10. “In the previous 20 years (1982–1999), plant growth and the related carbon uptake increased as much as six percent.”

    “Added together, global plant growth decreased slightly in the decade, reducing carbon uptake by an estimated 0.55 petagrams, a one percent decrease.”

    So, we’re back to 5% higher plant growth than prior to 1982.

    Abandon ship!

  11. 1999…..The shift, however, could impact food security, biofuels, and the global carbon cycle….global terrestrial plant productivity increased as much as six percent between 1982 and 1999….driving down global plant productivity between 2000 and 2009

    This looks like it is from PDO. 1976/77 to 1999 PDO was (+). Starting in 1999 PDO went (-). Don Easterbrook has talked about the PDO change and food shortages that have begun:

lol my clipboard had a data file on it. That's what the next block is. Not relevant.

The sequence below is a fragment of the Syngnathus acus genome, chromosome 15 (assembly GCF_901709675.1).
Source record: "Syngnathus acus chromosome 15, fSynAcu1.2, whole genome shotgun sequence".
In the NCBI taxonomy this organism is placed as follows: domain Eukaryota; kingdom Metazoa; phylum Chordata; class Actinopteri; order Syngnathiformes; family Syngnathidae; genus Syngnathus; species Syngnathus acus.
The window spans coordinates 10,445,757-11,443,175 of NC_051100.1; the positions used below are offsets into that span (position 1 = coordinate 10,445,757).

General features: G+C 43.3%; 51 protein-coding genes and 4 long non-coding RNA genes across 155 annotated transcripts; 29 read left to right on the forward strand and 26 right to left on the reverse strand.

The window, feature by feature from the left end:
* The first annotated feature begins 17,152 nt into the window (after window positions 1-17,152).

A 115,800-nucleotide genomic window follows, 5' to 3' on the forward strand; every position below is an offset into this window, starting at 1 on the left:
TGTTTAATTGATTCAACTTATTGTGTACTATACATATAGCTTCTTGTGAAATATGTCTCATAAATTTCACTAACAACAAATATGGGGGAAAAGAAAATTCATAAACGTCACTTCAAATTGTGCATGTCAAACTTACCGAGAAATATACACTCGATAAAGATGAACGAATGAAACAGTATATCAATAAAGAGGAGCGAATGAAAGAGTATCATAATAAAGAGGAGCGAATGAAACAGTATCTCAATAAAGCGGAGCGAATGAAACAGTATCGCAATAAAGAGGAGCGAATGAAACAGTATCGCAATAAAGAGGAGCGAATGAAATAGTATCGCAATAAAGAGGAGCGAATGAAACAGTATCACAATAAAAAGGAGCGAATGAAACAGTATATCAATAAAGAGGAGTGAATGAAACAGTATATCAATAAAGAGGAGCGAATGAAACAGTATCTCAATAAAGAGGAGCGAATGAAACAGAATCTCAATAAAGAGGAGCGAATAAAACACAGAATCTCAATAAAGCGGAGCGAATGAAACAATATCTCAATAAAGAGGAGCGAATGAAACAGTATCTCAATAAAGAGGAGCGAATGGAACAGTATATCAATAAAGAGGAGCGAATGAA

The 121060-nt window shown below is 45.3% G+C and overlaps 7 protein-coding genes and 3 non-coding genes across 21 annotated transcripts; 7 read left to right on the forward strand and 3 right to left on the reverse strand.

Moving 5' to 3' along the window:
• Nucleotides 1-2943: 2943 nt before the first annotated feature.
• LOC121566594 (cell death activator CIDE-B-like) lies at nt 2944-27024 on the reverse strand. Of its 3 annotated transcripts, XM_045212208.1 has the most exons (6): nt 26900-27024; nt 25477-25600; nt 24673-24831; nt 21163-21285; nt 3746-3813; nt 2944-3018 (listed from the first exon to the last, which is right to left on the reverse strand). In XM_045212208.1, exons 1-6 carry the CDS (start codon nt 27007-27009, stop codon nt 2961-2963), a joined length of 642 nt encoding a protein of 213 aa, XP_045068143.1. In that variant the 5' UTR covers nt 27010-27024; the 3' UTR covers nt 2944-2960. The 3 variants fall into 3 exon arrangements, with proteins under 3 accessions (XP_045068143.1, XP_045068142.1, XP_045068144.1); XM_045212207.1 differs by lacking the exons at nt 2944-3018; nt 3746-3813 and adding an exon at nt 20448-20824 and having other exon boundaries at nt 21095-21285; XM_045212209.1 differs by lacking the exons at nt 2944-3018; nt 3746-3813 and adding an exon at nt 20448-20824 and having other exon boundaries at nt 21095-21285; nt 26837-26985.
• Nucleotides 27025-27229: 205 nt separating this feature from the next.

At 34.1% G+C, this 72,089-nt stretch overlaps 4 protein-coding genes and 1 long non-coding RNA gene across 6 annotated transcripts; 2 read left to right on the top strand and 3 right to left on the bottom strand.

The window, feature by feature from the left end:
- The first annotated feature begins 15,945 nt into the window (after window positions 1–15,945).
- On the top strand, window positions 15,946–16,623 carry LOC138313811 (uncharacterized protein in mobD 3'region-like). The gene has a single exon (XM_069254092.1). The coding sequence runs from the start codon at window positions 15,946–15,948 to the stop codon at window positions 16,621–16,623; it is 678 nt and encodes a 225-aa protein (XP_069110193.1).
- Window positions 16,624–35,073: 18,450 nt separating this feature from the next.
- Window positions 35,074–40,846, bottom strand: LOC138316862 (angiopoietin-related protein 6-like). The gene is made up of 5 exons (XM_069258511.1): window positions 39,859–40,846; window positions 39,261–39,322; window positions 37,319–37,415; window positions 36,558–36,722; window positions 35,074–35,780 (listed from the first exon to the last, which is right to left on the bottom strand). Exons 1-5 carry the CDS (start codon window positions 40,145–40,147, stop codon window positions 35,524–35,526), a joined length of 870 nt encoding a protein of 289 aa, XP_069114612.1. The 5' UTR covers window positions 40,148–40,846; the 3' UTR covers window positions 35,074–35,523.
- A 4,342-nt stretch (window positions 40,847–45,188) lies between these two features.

3:18 video

  12. Baa “Are these 2 images supposed to represent the same data?”

    No. 2003 versus 2000 to 2009


  13. “… 2000–2009, they discovered that even though the decade was the warmest since instrumental recordkeeping [sic] began, plant growth slowed. …

    And if, as some posters have already alluded, the basic premise of the study– that the decade was the warmest – is false, then what?

    With all the problems of even defining, much less measuring, the “global temperature”, maybe plant growth slowed because global temperatures did not rise.

    GIGO

  14. If you look up the plant hardiness zone maps at USDA, 1960 and 1996, you may notice that the zones have shifted two bands to the south. North Texas for example used to be zone 10 in 1960, but is now zone 8.